Time and momentum appear to be running out on Kentucky's pension bill
Over the weekend, Gov. Matt Bevin released a video urging pressure on lawmakers to pass the pension bill.
FRANKFORT, Ky. (WDRB) -- Gov. Matt Bevin is trying to ramp up the pressure on lawmakers to pass the pension reform bill, but time is running out and so, apparently, is the bill's momentum.
There are eight days left in the 2018 session, and there is no sign lawmakers are anywhere close to an agreement. Over the weekend, Bevin released a video urging pressure on lawmakers to pass the pension bill.
“I'm asking you please reach out to your legislators, and say ‘Don't allow this to fail on our watch. Don't kick this down the road one more year,’” Bevin said in the video posted to his social media accounts.
On Feb. 9, the pension bill was pulled from the Senate floor and sent back to committee. It has been stuck there since with no sign of movement.
“We don't have the votes right now. It's close,” Senate Majority Floor Leader Damon Thayer said Monday.
Thayer said a handful of lawmakers in the Senate, and even more in the House, will need to change their minds for the bill to pass.
“I'm not very optimistic," Thayer said. "I'm hopeful. Hope springs eternal down here, and I've learned never to say never."
Meantime, teachers continue to lead the opposition, staging a protest outside Atherton High School before dawn Monday. Sen. Morgan McGarvey, who was among the political leaders who attended, said it is time to pull the plug on the pension bill and start from scratch.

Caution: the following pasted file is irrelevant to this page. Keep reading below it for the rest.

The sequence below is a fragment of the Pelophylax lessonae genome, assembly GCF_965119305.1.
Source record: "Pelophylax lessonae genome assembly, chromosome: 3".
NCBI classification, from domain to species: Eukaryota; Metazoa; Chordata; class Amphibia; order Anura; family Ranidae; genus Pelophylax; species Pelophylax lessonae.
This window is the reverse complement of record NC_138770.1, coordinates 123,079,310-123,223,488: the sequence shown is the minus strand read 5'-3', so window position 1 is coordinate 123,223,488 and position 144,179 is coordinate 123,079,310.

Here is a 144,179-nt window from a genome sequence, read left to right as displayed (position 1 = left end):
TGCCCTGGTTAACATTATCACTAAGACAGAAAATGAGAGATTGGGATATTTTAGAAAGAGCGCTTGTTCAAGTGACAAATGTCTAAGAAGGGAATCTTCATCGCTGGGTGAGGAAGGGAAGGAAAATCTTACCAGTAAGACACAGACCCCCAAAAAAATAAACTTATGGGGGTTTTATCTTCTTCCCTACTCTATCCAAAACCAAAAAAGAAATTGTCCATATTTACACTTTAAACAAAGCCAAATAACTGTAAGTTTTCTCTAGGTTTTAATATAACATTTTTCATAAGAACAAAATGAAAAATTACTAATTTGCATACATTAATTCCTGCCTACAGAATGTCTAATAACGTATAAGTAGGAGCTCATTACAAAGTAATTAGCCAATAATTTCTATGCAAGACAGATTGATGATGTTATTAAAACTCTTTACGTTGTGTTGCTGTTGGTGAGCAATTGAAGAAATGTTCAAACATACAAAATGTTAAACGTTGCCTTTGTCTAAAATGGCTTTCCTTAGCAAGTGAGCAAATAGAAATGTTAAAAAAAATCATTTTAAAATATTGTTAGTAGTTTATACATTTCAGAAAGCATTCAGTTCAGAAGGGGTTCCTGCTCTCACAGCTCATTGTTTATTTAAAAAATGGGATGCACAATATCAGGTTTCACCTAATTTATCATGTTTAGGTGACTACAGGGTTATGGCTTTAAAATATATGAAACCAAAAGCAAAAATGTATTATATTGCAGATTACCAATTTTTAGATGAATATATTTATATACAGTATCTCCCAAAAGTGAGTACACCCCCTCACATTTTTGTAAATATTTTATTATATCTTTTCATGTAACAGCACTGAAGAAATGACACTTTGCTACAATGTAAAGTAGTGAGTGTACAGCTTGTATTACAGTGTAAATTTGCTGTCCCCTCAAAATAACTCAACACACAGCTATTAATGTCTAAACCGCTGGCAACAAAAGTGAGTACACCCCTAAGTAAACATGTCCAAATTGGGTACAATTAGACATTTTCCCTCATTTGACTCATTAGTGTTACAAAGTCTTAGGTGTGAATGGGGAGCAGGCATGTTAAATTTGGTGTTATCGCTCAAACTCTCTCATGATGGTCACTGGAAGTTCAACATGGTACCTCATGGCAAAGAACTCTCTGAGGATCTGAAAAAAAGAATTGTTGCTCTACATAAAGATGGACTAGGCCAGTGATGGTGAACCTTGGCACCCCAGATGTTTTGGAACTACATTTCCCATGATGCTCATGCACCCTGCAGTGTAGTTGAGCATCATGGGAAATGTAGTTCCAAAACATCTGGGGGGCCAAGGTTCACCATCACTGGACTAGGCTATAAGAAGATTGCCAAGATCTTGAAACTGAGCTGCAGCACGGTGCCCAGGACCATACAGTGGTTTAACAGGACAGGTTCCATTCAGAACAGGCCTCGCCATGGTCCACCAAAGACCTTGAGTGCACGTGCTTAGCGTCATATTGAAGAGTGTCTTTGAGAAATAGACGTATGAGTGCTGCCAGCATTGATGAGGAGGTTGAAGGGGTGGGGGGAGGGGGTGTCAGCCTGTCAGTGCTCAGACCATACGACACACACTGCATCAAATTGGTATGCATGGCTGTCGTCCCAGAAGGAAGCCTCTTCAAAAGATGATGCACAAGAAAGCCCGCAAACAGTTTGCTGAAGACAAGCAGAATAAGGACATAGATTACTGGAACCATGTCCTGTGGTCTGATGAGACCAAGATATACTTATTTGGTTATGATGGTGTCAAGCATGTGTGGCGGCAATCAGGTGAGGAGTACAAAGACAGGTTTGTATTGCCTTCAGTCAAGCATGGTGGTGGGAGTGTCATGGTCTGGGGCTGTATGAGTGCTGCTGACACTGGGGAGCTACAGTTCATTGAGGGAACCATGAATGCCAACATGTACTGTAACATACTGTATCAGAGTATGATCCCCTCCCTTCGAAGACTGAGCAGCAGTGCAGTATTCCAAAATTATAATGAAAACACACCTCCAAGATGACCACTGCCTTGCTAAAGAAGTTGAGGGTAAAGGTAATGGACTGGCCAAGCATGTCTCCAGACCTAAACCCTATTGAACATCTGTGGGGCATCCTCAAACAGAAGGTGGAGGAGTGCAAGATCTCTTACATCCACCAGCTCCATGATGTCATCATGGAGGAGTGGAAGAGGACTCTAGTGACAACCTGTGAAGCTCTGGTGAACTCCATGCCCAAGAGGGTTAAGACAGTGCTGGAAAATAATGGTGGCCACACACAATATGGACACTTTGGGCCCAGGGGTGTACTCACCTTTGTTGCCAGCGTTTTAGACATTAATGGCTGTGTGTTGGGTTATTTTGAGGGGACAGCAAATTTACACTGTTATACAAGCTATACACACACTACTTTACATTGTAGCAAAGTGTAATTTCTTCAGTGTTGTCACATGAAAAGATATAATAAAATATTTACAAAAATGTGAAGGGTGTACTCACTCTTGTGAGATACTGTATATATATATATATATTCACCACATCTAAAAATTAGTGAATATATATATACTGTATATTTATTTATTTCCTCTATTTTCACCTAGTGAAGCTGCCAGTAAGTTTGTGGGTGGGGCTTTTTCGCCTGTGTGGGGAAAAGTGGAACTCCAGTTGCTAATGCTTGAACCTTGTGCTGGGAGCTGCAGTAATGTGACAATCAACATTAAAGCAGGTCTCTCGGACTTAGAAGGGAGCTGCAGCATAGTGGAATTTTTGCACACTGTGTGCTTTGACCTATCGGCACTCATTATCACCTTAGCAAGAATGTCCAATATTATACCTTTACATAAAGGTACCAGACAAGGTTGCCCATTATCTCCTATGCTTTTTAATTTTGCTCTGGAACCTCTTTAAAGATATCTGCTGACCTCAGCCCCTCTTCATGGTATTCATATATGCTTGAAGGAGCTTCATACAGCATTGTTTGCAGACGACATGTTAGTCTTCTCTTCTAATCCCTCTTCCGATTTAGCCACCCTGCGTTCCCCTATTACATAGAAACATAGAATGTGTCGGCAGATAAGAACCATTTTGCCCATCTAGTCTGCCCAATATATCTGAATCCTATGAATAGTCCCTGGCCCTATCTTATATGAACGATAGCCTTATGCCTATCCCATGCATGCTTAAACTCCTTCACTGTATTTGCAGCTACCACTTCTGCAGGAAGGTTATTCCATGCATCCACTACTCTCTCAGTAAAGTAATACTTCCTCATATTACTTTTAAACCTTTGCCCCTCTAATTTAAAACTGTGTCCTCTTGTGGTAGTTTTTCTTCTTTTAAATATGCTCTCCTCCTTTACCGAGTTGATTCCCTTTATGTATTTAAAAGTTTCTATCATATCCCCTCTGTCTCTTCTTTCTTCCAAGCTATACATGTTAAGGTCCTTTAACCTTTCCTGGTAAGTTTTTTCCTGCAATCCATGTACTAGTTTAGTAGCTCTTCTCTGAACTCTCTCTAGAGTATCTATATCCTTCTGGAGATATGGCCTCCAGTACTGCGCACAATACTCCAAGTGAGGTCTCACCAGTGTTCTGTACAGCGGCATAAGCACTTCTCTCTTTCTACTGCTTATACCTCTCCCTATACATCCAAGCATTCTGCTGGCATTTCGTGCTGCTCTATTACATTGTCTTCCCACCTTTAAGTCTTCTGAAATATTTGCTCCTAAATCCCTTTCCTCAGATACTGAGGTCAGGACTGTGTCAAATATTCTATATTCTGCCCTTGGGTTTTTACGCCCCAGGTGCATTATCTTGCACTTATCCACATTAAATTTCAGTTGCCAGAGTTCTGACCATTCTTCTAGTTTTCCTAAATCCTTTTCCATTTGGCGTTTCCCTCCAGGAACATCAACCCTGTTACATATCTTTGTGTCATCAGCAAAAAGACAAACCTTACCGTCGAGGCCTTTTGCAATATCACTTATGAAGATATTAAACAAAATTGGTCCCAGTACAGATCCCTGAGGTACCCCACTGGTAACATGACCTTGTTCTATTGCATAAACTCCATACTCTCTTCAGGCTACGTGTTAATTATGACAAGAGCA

“We have find revenue, and we need to make some structural changes going forward," McGarvey said. "We can find agreement on that."
McGarvey believes a pension deal is possible only if everyone sits down at the table.
“We need input from the stakeholders," he said. "We need input from the teachers who live it every day."
Thayer said if pension reform does not happen this session, Kentucky’s credit rating will take an immediate hit, making it more expensive for the state to borrow money.
“It will eventually make its way to increased cost to the taxpayers or reduction in services or increase in taxes,” he said.
Thayer estimates the worst of the pension systems, the KERS, is four to five years away from insolvency. He said the teachers’ retirement system (KTRS) is about 15 years away from running out of money.
McGarvey does not dispute the urgency of the problem.
"We have to get together and figure out where we're going to get the money and what changes are possible so that we have a good system,” he said.
If a pension bill does not pass, Thayer said a special session is always possible. But he added nothing can happen until there's a bill most lawmakers can support.
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